It was a third date to remember. Razorback football, golf and getting chased by a bear on a section of the Ozark Highlands Trail.
At one point during the chase, Anne Woker looked back at Dodson Christian and thought, darn, she really would have enjoyed going out with him. But surely he was going to be eaten.
But Christian and Woker both survived to tell the tale of their Sunday afternoon hike on the trail, at the entry near Cass. Christian said Woker told it best, so The Observer called her.
“It was a relaxing weekend,” she said. But they decided on their way back to Little Rock, where both live and work, from Fayetteville to hike a little on Section 3 of the trail.
First there were spiders. Black spiders, and their webs crisscrossed the trail. Then, Christian looked up and pointed to a black bear.
It was about 150 yards away, across a ravine and uphill from them. A good distance, they thought. Woker pulled out her camera and took the bear’s picture with a telephoto lens. As she put the camera back in the bag she said she heard Christian say, quite calmly, “Anne, he’s coming down the hill.” And indeed he was (the gender’s a guess here, but the bear was big). “They really don’t look like they can barrel down on you,” Woker said. But they really can, and before they knew it, he was down his ravine and up their hill. They kept walking, wondering if he was coming for them. And there he was behind them, about 15 yards back, following their winding trail. They’d peek after a curve and poke their heads back. Then Christian told Woker to keep walking, not running, ahead; he was going to stay behind. She heard Christian’s stern voice addressing the bear. “No!”
“The bear was big and scary but, dang, if Dodson didn’t at that moment look even meaner,” Woker later e-mailed her friends. Talking the way you would to a dog.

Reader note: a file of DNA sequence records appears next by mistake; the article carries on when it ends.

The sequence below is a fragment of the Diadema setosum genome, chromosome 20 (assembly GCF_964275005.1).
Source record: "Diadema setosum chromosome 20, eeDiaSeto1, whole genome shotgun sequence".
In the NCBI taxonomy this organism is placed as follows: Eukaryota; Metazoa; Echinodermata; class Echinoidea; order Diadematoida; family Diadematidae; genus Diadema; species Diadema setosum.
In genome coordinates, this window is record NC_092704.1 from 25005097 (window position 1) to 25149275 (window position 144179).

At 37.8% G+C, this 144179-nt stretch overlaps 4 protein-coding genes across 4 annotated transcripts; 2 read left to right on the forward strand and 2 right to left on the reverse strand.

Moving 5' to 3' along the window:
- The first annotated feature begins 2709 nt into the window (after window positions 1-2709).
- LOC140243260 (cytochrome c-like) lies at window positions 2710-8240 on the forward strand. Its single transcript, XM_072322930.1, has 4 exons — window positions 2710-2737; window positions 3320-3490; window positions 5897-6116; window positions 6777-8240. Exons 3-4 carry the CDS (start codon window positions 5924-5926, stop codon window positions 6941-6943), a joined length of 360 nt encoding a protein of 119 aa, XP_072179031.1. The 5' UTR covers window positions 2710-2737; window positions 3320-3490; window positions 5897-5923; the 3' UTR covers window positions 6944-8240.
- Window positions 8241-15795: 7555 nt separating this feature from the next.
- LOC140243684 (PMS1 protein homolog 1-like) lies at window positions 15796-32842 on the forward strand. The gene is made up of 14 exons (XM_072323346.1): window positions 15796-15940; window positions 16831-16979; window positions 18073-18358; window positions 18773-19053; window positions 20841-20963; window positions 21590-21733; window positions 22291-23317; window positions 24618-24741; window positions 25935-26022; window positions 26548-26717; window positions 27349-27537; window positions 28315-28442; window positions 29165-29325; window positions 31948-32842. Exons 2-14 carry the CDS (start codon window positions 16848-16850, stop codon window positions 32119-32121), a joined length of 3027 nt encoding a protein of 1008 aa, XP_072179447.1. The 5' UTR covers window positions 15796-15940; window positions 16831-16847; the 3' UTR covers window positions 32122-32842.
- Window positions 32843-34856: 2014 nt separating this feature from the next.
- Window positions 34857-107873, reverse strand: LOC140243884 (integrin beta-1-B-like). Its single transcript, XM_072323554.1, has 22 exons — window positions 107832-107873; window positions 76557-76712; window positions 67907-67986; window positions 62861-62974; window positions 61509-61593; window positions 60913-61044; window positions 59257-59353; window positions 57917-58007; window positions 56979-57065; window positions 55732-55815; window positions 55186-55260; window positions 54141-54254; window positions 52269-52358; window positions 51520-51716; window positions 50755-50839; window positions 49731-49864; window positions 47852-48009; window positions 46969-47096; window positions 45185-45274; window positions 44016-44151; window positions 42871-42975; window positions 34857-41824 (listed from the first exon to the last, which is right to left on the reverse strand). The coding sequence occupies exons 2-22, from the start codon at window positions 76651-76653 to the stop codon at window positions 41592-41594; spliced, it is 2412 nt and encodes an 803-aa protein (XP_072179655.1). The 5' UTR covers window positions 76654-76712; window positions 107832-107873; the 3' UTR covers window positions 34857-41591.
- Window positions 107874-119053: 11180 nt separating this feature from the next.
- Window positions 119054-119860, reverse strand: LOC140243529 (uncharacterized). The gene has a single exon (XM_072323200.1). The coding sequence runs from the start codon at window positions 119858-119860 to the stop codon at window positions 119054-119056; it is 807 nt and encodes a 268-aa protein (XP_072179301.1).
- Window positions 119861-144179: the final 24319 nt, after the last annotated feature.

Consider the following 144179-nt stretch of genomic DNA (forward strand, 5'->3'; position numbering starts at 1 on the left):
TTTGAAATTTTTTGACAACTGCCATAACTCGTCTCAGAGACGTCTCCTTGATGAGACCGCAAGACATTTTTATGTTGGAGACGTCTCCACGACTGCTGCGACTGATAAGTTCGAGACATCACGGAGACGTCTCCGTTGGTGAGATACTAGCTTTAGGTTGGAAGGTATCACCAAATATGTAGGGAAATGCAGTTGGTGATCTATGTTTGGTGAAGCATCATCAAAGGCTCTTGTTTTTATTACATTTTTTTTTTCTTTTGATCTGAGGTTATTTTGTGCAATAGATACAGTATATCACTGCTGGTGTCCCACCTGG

The two kept walking, but the bear kept coming, though he fell back a bit. For 20 minutes they hiked and looked back over their shoulders. The trail was difficult, it was hot and Woker said she began to worry, “How long can I do this?” Finally, 15 minutes passed with no sound of the bear. It seemed to have given up.
Woker, however, was in no mood to keep going to the next trailhead. When Christian told her he knew there was a forest service road straight up the hill from them, she said let’s go for it. They climbed up and out to safety, walked to a county road and stopped at a house, where Woker said they met a “grandfather” with a moose gun — a .444 Marlin — who accompanied Christian back to the trail to retrieve his backpack and car keys.
The two can be forgiven for the stop they made at the nearest purveyor of ice to make what Woker called “a real tall one,” with vodka.
“I’ve never been with a man who saved my life,” Woker mused.
Woker’s lifesaving suggestion for others: Keep your heads up when you hike the Ozark Highlands trail, don’t run, and sometimes, a stern “No!” works.
I'm sorry we stood by while your generation's hope was smothered by $1.3 trillion in student loan debt, just because you were trying to educate yourselves enough to avoid falling for the snake oil and big talk of a fascist.
The Observer's boss, Uncle Alan, is something of a gentleman farmer on his spread up in Cabot, growing heirloom tomatoes and watermelons and crops of chiggers on property that looks like the perfect farmstead Lenny and George often fantasized about in "Of Mice and Men."
The Observer is an advocate of the A+ method of integrating the arts and using creativity to teach across the curriculum, an approach that the Thea Foundation, with help from the Windgate Charitable Foundation, is offering to schools across the state.
When President-elect Trump announced he would, in a few days, force Congress to enact comprehensive health insurance for everyone, poor or rich, that would provide better and cheaper care than they've ever gotten, you had to wonder whether this guy is a miracle worker or a fool.
When completed, the Ten Commandments monument on the state Capitol lawn will be the exact size, shape and weight of the vaguely humming black monolith that appeared at the foot of Conway Sen. Jason Rapert's bed in June 2010 and later elevated his consciousness from apelike semi-sentience to incrementally less apelike semi-sentience.
No more clinging to material things, unless those material things are life preservers tossed as I go down for the third and final time, the few remaining strands of my once-majestic locks, or the skids of the last helicopter out before the fall of Little Rock.